Within a research culture that often privileges the distinction of one’s research from others, what place is there for the building of bridges? Beyond the realm of institutional collaboration and network bids, what does it really mean to construct spaces for speculation, for sharing ideas, for thinking together? How might I become a bridge for you, as you can be one for me? The construction of bridges attests to the desire for connection, facilitating movement and communication between one place or person and another. A bridge is used to join territories, opening opportunities for further dialogue and exchange. Building bridges can overcome obstacles that might otherwise divide and isolate, by creating passageway over rivers and chasms, or by crossing the line of difference that separates here from there, then from now, you from me, the familiar from the as-yet-unknown. A bridge might begin with an invitation, an initial reaching towards the other. Towards reciprocity I approach you through the prism of my own practice; in turn, my practice is approached through the prism of yours. Yet, there are inherent risks to bridge building proposals can collapse before they ever get off the ground; rejection too, for there will always be those who prefer to remain an island. The bridge contains both threat and promise, for it involves a challenge to one’s habitual limits, it requires one’s borders are rendered open, porous. A bridge must be built in good faith neither in fear of trespass or invasion from the other, nor based on a will to territorialize and control. The bridge is the space where true collaborations are founded, never fully owned by either side. Not just for crossing or passage, the bridge itself can be inhabited as a working zone, a state of temporary suspension that refuses to be bound by the binary logic of either ‘this’ or ‘that’. Franchissement a French term meaning both crossing and clearing. Bridge always both and between, always inter. The bridge is akin to the space of artistic research: between production and reflection, between art world and academia, between […] Between ignorance and knowledge, Sarat Maharaj locates the Sanskrit term avidya or ‘non-knowledge’. Avidya is not the opposite of vidya (knowledge or ‘to see-know’) but rather the prefix a signals towards neutrality, the suspension of binary terms. [2] For Maharaj, ‘Avidya is more about production, about generating new forms of think-feel-know, about first-person creativity, unknown circuits of consciousness … an unscripted condition where anything might happen’.[3] To step onto a bridge is to abandon something of the terra firma of solid ground, as a step towards the other is a step away from oneself, one’s comfort zone. A bridge can lead first in the direction of open water before it reaches the far shore. Dépaysement a French term meaning to be taken out of one’s element, led astray. [4] A vertiginous pleasure can be experienced in stepping off, into the brink, away from what is known or certain. A bridge is not always constructed for the purposes of getting to the other side. There are certain perspectives that can be encountered only by inhabiting the points between, by relinquishing fixed positions, through loss of stable ground.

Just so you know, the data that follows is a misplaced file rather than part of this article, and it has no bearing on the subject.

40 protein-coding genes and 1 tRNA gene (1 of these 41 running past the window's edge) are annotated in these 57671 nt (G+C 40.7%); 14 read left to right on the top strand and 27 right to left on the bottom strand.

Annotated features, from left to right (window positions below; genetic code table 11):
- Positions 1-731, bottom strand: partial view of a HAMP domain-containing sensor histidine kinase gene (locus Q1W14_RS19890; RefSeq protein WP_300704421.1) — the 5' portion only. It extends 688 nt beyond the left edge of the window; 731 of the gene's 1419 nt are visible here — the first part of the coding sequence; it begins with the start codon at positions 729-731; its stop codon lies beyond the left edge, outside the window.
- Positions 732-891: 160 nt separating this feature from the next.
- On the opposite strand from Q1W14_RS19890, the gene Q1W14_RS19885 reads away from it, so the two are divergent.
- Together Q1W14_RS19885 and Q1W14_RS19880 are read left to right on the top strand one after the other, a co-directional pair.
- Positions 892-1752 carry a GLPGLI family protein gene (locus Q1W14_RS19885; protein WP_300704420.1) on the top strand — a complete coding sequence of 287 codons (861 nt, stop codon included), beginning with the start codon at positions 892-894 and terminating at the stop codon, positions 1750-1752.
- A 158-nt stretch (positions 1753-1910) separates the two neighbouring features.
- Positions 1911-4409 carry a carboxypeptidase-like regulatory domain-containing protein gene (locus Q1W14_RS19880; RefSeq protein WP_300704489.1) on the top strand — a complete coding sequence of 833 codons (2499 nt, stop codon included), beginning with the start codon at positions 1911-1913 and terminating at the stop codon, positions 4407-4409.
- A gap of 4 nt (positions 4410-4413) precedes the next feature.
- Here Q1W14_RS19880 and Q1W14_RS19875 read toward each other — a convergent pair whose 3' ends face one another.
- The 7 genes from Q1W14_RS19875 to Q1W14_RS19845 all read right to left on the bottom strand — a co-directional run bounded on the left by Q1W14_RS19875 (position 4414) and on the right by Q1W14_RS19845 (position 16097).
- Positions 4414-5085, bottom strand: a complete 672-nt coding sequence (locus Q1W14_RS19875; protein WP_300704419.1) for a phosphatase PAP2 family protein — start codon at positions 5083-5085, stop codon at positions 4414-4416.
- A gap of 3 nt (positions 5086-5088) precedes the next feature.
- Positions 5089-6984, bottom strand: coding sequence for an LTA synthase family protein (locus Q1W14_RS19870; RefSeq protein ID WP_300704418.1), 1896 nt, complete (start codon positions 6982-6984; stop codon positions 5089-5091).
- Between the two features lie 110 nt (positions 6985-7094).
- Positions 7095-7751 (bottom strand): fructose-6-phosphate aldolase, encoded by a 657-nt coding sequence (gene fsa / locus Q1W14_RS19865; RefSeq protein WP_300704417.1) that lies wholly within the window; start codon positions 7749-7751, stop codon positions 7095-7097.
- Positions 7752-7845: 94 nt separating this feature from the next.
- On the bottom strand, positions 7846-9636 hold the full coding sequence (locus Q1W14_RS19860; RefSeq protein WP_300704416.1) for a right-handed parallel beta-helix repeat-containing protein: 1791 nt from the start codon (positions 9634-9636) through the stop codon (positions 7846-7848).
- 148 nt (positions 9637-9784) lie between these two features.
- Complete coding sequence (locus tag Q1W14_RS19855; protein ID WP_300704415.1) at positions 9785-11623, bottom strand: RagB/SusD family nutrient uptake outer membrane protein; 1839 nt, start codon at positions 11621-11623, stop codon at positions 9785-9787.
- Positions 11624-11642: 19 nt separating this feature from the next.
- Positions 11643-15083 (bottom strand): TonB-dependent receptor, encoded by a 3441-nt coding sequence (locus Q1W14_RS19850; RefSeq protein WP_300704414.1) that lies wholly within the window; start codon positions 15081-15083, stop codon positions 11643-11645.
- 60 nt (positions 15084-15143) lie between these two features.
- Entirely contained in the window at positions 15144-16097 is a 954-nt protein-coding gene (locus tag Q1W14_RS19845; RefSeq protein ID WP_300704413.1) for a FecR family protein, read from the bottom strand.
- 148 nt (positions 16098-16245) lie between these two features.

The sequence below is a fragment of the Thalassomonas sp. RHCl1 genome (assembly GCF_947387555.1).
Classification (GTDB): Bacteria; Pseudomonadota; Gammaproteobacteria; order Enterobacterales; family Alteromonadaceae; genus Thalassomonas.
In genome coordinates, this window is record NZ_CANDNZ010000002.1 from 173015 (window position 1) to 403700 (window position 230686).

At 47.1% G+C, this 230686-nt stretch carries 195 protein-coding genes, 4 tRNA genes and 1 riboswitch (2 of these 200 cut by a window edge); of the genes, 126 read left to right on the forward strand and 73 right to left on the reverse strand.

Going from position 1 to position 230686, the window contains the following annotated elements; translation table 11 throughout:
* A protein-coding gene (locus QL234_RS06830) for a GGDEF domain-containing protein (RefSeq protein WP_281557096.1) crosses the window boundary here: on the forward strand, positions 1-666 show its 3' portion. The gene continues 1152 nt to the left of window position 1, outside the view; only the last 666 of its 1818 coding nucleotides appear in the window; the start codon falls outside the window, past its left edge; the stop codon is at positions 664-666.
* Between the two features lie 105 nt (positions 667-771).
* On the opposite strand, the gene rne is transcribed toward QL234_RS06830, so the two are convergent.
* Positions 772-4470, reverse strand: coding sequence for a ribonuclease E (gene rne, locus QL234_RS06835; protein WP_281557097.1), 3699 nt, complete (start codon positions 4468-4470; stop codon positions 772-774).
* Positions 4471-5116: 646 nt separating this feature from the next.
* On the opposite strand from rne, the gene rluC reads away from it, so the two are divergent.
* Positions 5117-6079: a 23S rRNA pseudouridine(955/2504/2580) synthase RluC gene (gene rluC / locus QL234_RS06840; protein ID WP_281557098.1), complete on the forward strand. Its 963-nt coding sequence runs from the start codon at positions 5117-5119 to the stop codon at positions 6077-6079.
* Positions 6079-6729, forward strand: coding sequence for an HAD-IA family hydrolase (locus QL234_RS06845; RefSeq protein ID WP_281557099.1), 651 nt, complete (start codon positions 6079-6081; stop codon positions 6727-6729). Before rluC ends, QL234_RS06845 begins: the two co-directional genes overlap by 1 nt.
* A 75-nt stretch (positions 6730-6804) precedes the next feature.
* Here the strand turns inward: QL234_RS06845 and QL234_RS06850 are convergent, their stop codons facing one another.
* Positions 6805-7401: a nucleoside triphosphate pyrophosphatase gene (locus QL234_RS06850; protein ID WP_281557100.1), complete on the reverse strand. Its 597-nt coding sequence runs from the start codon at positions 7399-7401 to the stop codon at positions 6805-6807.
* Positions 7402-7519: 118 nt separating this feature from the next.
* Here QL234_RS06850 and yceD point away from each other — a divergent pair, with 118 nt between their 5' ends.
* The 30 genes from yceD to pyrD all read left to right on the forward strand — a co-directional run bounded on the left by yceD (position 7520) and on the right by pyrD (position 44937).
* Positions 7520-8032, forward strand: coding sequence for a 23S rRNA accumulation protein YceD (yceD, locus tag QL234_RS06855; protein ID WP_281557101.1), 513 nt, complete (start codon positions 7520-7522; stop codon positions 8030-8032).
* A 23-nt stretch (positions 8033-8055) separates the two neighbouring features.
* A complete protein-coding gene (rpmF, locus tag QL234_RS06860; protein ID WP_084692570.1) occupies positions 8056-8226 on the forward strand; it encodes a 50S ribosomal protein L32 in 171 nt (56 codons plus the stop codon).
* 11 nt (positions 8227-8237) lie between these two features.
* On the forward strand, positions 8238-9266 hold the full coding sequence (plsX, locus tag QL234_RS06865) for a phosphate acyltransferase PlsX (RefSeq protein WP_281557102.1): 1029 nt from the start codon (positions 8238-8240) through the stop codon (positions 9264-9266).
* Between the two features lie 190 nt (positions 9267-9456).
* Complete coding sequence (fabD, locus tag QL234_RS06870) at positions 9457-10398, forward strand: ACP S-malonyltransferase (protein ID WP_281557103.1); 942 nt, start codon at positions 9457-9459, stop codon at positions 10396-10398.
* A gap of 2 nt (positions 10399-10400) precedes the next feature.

[1] Luce Irigaray, ‘To perceive the invisible in you’, in To Be Two, (The Athlone Press: London and New Brunswick, 2000), p.43.
[2]  Maharaj gives examples of the neutral prefix a including ‘typical - atypical - untypical’ and ‘moral - amoral - immoral’. See Maharaj, in Sarat Maharaj and Francisco Varela, ‘Ahamkara: Particules élémentaires of first-person consciousness’, in Intellectual Birdhouse: Artistic Practice as Research, (Koenig Books, 2012), p.73.
[3] Maharaj, 2012, p.73.
[4] Alternatively, Michel Foucault uses the term égarement to mean ‘straying afield from oneself’, as noted by Paul Rabinow in Michel Foucault, Ethics: Essential Works of Foucault 1954 — 1984, Vol. 1 Subjectivity and Truth, (ed.) (The New Press, 1997), p.xxxix.